Ada 95 Quality and Style Guide Chapter 5

Chapter 5: Programming Practices - TOC - 5.6 STATEMENTS

5.6.3 Case Statements


  • Minimize the use of an others choice in a case statement.
  • Do not use ranges of enumeration literals in case statements.
  • Use case statements rather than if/elsif statements, wherever possible.
  • Use type extension and dispatching rather than case statements if, possible.

  • example
    type Color is (Red, Green, Blue, Purple);
    Car_Color : Color := Red;
    case Car_Color is
       when Red .. Blue => ...
       when Purple      => ...
    end case;  -- Car_Color

    Now consider a change in the type:

    type Color is (Red, Yellow, Green, Blue, Purple);

    This change may have an unnoticed and undesired effect in the case statement. If the choices had been enumerated explicitly, as when Red | Green | Blue => instead of when Red .. Blue =>, then the case statement would not have compiled. This would have forced the maintainer to make a conscious decision about what to do in the case of Yellow.

    In the following example, assume that a menu has been posted, and the user is expected to enter one of the four choices. Assume that User_Choice is declared as a Character and that Terminal_IO.Get handles errors in user input. The less readable alternative with the if/elsif statement is shown after the case statement:

          case User_Choice is
             when 'A'    => Item := Terminal_IO.Get ("Item to add");
             when 'D'    => Item := Terminal_IO.Get ("Item to delete");
             when 'M'    => Item := Terminal_IO.Get ("Item to modify");
             when 'Q'    => exit Do_Menu_Choices_1;
             when others => -- error has already been signaled to user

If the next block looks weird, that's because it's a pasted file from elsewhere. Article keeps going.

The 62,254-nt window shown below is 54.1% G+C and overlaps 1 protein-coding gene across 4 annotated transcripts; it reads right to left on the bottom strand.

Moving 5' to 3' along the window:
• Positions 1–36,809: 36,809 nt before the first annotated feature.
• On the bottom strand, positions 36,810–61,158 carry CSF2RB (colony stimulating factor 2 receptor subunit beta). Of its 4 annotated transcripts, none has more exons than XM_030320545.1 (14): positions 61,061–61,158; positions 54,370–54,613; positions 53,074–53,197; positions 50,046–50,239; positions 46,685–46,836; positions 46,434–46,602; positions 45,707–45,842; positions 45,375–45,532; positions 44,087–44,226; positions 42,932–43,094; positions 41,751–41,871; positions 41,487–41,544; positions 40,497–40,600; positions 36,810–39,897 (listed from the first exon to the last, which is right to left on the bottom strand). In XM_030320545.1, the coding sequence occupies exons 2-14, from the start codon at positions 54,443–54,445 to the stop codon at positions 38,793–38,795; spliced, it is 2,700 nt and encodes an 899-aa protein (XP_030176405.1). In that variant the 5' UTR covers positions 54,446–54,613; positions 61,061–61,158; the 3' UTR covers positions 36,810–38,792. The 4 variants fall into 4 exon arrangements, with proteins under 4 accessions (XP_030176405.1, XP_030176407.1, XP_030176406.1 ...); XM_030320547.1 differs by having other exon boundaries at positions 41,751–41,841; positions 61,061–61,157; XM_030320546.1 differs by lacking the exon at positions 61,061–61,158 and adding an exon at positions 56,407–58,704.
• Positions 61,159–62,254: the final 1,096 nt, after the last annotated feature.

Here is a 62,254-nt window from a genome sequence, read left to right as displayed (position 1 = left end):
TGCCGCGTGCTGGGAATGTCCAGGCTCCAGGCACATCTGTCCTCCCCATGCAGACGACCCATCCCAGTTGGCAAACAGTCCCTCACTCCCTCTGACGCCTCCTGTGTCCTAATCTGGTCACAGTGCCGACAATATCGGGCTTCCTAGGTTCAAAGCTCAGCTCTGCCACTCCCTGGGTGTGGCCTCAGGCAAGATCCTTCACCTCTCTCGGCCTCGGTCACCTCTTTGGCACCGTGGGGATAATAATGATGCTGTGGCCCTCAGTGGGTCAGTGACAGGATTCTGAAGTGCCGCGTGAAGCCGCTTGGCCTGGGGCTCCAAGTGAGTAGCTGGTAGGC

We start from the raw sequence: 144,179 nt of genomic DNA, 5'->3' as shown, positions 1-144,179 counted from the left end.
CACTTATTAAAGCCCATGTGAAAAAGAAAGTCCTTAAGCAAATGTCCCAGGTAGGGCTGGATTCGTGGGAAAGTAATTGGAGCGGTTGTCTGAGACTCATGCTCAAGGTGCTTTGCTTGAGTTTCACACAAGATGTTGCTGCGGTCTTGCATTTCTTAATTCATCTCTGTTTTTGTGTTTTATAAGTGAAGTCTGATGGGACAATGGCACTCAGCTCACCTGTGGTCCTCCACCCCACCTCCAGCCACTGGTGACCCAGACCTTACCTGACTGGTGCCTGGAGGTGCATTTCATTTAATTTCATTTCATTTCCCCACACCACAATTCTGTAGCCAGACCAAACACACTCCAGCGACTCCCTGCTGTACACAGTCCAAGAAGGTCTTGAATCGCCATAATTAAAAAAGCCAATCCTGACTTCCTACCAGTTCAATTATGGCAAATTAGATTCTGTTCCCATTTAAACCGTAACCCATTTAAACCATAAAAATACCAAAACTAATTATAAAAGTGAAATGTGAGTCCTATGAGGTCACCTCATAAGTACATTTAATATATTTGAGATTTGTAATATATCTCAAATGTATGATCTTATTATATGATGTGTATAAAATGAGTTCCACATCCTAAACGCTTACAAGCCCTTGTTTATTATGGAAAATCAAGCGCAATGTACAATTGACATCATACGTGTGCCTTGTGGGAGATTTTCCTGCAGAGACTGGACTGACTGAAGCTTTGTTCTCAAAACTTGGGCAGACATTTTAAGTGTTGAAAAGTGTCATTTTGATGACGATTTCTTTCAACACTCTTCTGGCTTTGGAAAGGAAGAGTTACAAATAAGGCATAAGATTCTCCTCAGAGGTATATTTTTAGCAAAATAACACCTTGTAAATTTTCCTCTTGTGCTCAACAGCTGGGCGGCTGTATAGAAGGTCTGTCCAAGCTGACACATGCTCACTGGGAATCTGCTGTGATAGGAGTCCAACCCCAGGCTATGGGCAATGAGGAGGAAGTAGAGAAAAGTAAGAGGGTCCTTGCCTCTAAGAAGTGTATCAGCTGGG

end case;
       end loop Do_Menu_Choices_1;
          if User_Choice = 'A' then
             Item := Terminal_IO.Get ("Item to add");
          elsif User_Choice = 'D' then
             Item := Terminal_IO.Get ("Item to delete");
          elsif User_Choice = 'M' then
             Item := Terminal_IO.Get ("Item to modify");
          elsif User_Choice = 'Q' then
             exit Do_Menu_Choices_2;
          end if;
       end loop Do_Menu_Choices_2;


    All possible values for an object should be known and should be assigned specific actions. Use of an others clause may prevent the developer from carefully considering the actions for each value. A compiler warns the user about omitted values if an others clause is not used.

    You may not be able to avoid the use of others in a case statement when the subtype of the case expression has many values, for example, universal_integer, Wide_Character, or Character). If your choice of values is small compared to the range of the subtype, you should consider using an if/elsif statement. Note that you must supply an others alternative when your case expression is of a generic type.

    Each possible value should be explicitly enumerated. Ranges can be dangerous because of the possibility that the range could change and the case statement may not be reexamined. If you have declared a subtype to correspond to the range of interest, you can consider using this named subtype.

    In many instances, case statements enhance the readability of the code. See Guideline 10.5.3 for a discussion of the performance considerations. In many implementations, case statements may be more efficient.

    Type extension and dispatching ease the maintenance burden when you add a new variant to a data structure. See also Guidelines 5.4.2 and 5.4.4.


    Ranges that are needed in case statements can use constrained subtypes to enhance maintainability. It is easier to maintain because the declaration of the range can be placed where it is logically part of the abstraction, not buried in a case statement in the executable code:

    subtype Lower_Case is Character range 'a' .. 'z';
    subtype Upper_Case is Character range 'A' .. 'Z';
    subtype Control    is Character range Ada.Characters.Latin_1.NUL ..
    subtype Numbers    is Character range '0' .. '9';
    case Input_Char is
       when Lower_Case => Capitalize(Input_Char);
       when Upper_Case => null;
       when Control    => raise Invalid_Input;
       when Numbers    => null;
    end case;


    It is acceptable to use ranges for possible values only when the user is certain that new values will never be inserted among the old ones, as for example, in the range of ASCII characters: 'a' .. 'z'.

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